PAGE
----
Throughout the election campaign there was very little talk about the productivity of UK industry. In contrast, plenty of talk, in some quarters at least, of our impressive rates of growth: both in economic and employment terms.220px-Mark_Carney_World_Economic_Forum_2013_(3)

Then last week Mark Carney – the Bank of England governor – broke cover and told the BBC, “We have been successively disappointed with the productivity performance of the UK,” He went on to say, “This is one of the great costs of the financial crisis. What you have in economies after a financial crisis is a sharp drop in productivity… There is a huge opportunity cost.”

The ONS has stated recently, that the UK has the second worst productivity record of the G7 leading Western industrial nations, trailing them in 2011 by 20 percentage points.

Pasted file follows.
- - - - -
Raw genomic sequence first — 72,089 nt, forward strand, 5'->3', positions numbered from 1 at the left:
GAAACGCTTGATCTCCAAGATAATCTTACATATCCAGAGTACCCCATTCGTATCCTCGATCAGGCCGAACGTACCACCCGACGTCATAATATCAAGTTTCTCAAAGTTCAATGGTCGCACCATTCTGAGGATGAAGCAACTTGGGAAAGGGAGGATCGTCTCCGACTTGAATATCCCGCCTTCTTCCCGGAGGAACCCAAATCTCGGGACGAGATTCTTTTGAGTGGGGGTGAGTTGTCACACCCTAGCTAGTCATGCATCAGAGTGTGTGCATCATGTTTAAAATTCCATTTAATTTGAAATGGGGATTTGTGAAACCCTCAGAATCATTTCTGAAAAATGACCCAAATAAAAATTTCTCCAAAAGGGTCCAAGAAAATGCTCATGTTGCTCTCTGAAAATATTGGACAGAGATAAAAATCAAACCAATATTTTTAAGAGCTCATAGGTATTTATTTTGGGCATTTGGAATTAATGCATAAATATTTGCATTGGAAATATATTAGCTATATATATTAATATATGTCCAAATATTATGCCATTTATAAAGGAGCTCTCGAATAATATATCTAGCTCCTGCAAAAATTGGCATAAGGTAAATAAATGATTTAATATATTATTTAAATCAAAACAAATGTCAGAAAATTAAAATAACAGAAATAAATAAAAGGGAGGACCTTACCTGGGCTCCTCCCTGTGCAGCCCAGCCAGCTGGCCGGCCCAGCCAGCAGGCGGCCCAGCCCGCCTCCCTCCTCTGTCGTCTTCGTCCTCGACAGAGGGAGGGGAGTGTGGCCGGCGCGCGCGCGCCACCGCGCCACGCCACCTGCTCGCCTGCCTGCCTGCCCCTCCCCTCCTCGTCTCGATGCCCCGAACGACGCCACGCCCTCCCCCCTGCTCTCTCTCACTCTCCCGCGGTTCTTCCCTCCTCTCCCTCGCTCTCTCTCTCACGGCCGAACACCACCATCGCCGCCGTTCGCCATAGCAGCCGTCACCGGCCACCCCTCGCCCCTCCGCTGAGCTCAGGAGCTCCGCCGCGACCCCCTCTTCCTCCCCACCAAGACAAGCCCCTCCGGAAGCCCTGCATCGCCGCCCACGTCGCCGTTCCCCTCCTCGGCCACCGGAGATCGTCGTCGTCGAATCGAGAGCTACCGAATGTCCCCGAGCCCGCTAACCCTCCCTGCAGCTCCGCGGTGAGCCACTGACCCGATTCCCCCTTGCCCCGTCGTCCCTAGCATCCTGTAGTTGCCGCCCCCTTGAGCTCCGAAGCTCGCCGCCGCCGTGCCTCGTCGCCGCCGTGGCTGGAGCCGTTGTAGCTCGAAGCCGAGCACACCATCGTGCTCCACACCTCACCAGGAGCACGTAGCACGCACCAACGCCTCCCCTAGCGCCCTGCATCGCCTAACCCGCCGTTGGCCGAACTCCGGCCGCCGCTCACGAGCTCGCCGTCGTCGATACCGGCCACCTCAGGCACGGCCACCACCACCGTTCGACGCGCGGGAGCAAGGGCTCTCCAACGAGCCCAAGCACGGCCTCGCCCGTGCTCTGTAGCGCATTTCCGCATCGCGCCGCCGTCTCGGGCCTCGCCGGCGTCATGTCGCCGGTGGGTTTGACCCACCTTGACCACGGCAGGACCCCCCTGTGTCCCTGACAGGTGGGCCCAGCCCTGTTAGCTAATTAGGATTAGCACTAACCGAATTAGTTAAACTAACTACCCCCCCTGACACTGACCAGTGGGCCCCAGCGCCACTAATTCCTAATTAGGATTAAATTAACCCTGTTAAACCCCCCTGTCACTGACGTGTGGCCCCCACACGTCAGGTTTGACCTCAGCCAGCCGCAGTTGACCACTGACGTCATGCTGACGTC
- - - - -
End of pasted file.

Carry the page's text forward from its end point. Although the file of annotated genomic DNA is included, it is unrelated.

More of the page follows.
Seemingly then, how to strengthen productivity growth ought to be the most important economic question now facing the Bank, business leaders and workers.

In amongst the myriad of firms that comprise UK industry are some – say Engage for Success – who enjoy levels productivity some 18% higher that the average.  These firms represent the top quartile of organisations that have made employee engagement a strategic imperative.

The flip side must be that a notable majority of firms, who have not galvanised themselves around the strategic value of employee engagement, are missing a trick… a rather large one. With relatively little investment – after all, they already have the people! – a productivity increase of some 18% is sitting on the table.

After so many years of cost cutting, just imagine what an increase on this scale could do to any firm’s top line?  And in turn, what additional business benefits might be realised?  A huge opportunity gain.

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